You have an Islamic name but you do not pray five times a day. You do not pray at all. You don’t give a shit about religion. You believe that life is full of inevitable turns of event, which can only be embraced. You have learnt that in a hard way.  You believe in simply following the motions of life. You are just a man trying to survive although you don’t know to what end you are trying to stay alive. You don’t care to know. You never really cared about anything since you left the states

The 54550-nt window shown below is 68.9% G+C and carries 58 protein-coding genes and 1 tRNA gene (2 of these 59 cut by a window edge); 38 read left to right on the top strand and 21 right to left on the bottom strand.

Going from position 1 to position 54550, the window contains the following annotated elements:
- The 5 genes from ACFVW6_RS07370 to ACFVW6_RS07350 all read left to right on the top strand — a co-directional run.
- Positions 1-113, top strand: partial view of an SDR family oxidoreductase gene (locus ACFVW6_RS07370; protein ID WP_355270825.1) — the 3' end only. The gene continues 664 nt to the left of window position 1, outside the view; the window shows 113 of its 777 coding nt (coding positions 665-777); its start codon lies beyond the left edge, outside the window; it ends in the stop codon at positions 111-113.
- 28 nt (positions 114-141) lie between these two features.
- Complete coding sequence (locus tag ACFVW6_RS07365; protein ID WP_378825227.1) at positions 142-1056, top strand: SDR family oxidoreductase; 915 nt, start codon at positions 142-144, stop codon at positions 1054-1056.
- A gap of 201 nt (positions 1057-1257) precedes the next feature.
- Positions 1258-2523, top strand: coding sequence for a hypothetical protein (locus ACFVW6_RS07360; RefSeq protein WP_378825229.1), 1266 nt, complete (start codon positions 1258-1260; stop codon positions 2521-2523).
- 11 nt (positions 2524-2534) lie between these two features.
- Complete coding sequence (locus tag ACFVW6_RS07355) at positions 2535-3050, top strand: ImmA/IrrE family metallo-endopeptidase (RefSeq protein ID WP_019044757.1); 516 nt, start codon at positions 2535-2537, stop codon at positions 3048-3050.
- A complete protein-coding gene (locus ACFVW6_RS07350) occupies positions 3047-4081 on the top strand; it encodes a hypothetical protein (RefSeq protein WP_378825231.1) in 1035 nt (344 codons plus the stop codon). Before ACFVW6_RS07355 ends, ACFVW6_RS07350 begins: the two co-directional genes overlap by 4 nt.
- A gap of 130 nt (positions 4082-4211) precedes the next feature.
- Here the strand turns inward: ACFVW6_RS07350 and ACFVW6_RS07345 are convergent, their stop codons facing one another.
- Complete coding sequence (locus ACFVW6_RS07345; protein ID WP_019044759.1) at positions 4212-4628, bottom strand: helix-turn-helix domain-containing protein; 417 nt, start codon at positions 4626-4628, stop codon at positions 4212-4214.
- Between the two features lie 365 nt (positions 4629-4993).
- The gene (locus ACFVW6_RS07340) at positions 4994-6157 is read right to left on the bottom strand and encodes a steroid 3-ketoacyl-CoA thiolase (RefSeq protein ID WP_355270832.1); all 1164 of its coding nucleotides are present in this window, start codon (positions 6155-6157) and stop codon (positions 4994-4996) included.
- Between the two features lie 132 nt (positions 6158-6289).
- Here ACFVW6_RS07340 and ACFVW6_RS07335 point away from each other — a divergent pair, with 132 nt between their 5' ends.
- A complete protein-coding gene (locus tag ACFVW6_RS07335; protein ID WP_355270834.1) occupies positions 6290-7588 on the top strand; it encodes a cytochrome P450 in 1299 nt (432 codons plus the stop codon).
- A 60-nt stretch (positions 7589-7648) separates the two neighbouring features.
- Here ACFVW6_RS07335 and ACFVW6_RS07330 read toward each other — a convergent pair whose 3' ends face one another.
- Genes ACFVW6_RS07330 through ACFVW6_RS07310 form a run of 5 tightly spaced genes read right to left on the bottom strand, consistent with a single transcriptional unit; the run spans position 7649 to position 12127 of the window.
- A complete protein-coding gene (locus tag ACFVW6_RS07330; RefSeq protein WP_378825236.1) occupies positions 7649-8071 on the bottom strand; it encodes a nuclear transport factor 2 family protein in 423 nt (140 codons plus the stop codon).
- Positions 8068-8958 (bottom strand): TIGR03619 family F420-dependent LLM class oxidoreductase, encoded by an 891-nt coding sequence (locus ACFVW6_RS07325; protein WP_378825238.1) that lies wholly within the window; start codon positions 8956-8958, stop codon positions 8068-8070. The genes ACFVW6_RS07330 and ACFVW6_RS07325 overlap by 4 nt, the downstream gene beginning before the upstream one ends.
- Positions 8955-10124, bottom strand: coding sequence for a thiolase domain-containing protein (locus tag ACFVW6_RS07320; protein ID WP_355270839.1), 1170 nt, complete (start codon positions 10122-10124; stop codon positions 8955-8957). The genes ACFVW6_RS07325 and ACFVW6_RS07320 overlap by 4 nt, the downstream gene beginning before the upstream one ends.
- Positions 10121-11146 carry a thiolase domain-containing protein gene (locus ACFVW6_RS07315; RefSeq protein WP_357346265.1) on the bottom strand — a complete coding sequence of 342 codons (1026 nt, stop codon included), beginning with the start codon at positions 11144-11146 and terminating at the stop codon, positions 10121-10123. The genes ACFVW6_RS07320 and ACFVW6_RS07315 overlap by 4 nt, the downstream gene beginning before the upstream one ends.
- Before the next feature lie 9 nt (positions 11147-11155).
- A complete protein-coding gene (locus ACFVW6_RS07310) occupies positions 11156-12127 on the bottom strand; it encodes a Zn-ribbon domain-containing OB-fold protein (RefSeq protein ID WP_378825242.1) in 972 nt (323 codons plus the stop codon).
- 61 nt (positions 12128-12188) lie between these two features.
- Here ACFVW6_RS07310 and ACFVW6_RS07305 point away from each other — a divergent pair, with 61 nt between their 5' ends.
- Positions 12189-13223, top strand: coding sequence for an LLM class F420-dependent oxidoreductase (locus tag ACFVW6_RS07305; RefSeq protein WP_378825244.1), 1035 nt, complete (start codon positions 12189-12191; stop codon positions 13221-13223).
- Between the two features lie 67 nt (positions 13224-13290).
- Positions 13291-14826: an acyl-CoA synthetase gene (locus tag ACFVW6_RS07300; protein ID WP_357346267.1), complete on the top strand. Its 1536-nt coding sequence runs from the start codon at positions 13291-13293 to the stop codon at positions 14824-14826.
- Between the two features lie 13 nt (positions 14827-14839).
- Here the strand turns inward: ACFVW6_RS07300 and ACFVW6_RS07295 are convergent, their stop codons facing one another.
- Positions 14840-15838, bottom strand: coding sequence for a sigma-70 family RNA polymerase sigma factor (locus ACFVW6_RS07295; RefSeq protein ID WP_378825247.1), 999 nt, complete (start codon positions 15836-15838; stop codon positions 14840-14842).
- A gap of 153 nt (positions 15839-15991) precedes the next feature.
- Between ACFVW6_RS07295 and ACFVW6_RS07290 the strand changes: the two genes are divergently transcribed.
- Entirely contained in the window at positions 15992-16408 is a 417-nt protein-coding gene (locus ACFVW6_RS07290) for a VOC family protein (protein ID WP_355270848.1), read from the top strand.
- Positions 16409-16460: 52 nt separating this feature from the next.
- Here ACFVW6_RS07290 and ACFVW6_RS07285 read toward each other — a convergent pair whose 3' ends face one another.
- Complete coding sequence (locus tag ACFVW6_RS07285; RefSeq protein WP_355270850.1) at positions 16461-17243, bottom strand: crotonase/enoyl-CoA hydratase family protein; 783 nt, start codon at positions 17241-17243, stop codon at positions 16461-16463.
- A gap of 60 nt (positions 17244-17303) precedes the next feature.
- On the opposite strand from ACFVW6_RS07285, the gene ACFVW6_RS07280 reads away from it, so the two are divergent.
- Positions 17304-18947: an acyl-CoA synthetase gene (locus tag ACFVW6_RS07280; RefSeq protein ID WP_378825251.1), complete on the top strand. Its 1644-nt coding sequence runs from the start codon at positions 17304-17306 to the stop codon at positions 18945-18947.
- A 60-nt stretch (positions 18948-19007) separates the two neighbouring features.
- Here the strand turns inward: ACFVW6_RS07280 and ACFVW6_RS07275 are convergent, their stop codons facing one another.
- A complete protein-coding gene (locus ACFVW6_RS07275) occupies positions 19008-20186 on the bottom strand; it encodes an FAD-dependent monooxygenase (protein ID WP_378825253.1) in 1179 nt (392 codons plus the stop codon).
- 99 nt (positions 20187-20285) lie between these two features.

You are dressed for the occasion but still tired from yesterday’s work.  Your eyes are bleary, edged with rheum but you must be your best, you must play the “prince” Suddenly, you realize that you are almost late and dart off, quick as a genie. You join the fleet of luxurious vehicles going to Bossman’s house for the ceremony on the main road.  The cars you see must be about a hundred, not to mention the crazy motorcycles; zigzagging all over the place and you wonder why you do not see them every day.  You spot Bossman’s Navigator but it’s tinted so you can’t see him. You drive through the unpaved road that leads to Bossman’s house, the lines of shacks and cement buildings with rusted aluminum roofing, to his imposing edifice on the edge of the town.   When you reach your destination, a wave of humanity surges forth before you- men dressed in Ma’awis and jellabiyad-white robes and jackets, women in flowery Jalabeebs and sparkling Guntiinos. Some are dressed in English outfits. You recognize some of them as the wretched-looking clan members who come to collect money from you on Fridays, now dressed like wealthy people. Women are all over the place, roaming about like ants, ready to push for their luck. One of them might be fortunate and go home with a pirate.  There are marabous wearing dirty white turbans, prayer beads hanging down their hands, there are clan elders dressed in sarong and embroidered caps and naval officers with overflowing stomachs. There is Idris Mohamed Idris with people following him and a skinny individual with a strange color of beard carrying his cell phones. Idris is a prominent warlord who supplies funds and weaponry for Bossman’s business at sea.  He trains the pirates who are mostly fishermen. Knowing your way at sea is not enough you need to know how to fight. When the ransom come Bossman with domed and Idris splits the booty into two